M.Spraul, H.Schï¿½fer and B.Schï¿½tz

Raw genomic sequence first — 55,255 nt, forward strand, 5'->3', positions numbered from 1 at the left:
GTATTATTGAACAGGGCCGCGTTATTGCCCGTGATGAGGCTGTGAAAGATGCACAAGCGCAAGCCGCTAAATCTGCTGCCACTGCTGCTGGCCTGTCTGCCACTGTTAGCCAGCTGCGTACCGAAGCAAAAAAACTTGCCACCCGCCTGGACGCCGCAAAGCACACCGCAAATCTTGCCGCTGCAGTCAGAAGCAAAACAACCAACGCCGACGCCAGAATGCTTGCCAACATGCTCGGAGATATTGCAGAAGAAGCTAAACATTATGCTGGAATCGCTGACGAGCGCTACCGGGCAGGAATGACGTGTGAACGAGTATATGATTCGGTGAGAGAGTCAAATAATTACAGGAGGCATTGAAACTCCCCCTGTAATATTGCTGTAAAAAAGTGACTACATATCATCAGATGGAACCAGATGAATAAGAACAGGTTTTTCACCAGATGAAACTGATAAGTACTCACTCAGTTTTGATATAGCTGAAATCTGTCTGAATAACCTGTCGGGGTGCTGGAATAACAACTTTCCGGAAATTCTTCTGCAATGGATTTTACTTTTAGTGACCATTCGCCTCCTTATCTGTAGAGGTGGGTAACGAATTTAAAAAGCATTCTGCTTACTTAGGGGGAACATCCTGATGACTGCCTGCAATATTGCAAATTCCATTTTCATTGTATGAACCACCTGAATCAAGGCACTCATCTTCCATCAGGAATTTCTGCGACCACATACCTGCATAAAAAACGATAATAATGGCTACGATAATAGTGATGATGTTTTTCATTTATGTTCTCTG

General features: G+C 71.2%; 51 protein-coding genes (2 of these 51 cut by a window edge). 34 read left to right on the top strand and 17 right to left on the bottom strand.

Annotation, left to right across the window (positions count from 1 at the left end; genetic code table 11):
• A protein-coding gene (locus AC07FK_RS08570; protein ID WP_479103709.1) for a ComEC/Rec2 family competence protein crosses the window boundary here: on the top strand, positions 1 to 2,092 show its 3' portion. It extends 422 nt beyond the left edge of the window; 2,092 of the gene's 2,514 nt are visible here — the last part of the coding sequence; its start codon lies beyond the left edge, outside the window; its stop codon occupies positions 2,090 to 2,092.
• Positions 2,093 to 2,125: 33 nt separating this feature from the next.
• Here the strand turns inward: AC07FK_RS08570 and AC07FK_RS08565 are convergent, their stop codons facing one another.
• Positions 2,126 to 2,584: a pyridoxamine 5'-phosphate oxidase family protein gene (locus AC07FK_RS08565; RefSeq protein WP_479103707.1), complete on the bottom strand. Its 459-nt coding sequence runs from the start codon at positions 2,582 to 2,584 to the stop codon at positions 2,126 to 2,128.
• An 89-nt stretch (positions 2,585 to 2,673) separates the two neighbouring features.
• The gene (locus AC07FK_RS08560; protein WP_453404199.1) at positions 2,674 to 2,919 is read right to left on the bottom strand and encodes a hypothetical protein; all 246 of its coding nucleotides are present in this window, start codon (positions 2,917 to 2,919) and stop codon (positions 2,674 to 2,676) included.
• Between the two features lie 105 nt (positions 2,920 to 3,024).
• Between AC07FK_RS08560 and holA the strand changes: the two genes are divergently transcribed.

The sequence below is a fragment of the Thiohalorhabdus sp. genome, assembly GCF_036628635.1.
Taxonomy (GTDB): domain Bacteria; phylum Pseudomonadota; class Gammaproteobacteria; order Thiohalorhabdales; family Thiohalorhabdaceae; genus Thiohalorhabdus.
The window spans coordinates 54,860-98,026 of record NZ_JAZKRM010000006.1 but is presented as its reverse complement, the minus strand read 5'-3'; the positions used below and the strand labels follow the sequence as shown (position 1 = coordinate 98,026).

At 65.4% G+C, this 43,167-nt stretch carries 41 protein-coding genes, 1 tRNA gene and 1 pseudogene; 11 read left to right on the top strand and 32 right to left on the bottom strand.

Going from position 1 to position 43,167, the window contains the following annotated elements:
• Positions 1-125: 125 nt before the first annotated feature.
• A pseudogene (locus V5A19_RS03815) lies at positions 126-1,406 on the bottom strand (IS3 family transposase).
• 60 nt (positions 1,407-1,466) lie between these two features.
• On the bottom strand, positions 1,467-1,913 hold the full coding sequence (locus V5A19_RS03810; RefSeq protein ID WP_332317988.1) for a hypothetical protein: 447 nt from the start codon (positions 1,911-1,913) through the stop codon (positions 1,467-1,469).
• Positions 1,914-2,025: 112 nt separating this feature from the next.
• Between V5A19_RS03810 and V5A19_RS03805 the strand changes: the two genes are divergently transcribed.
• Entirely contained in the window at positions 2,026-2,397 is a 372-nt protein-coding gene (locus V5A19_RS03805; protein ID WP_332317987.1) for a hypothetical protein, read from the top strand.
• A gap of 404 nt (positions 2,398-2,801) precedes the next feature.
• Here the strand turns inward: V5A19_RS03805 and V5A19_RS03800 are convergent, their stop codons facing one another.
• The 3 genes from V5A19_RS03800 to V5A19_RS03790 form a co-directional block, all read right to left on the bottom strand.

NMR over many years was used for structure elucidation of pure compounds, however in the last decade NMR established itself as a major tool for metabolomics analysis based on its unmatched reproducibility and transferability properties. This allows to visualize simultaneous smallest changes of concentration of many compounds in mixtures like biofluids.These changes can be observed in untargeted and targeted mode with one experiment. The dynamic range under full quantitative conditions reaches 2*10 5 with modern digital NMR spectrometers. Calibration for quantification has to be done once for all compounds in the mixture. Sensitivity over the years could be enhanced substantially allowing detection of concentrations of 1mmol/molcreatinine in urines. Standard operation procedures have been developed and distributed in the Metabolomics NMR community, This secures exchangeability of data created in different NMR centers. In untargeted screening any deviation from a normal model can be detected, if it is visible by NMR. This approach is shown for urine based newborn screening for inborn errors of metabolism. It is also shown, how NMR delivers quantitative information for a multitude of compounds, allowing to rapidly set-up precise concentration distribution curves. Another important aspect is the influence of meta-parameters to the NMR spectrum, spanning from parameters describing the baby like head circumference to parameters of the mother like the body mass increase during pregnancy. In adults the same NMRdependencies from various meta-parameters can be observed. Moving away from analysis of single samples per person into a longitudinal study allows to generate basically invariant metabolic profiles. These profiles can be used for person recognition, but more importantly allow to detect early deviations from normality and to observe the consequences of personalized drug treatment. In the end an outlook is given, how this technology can be transferred into other metabolomics applications like food and drug quality and safety control. Examples for all applications mentioned are given and explained.
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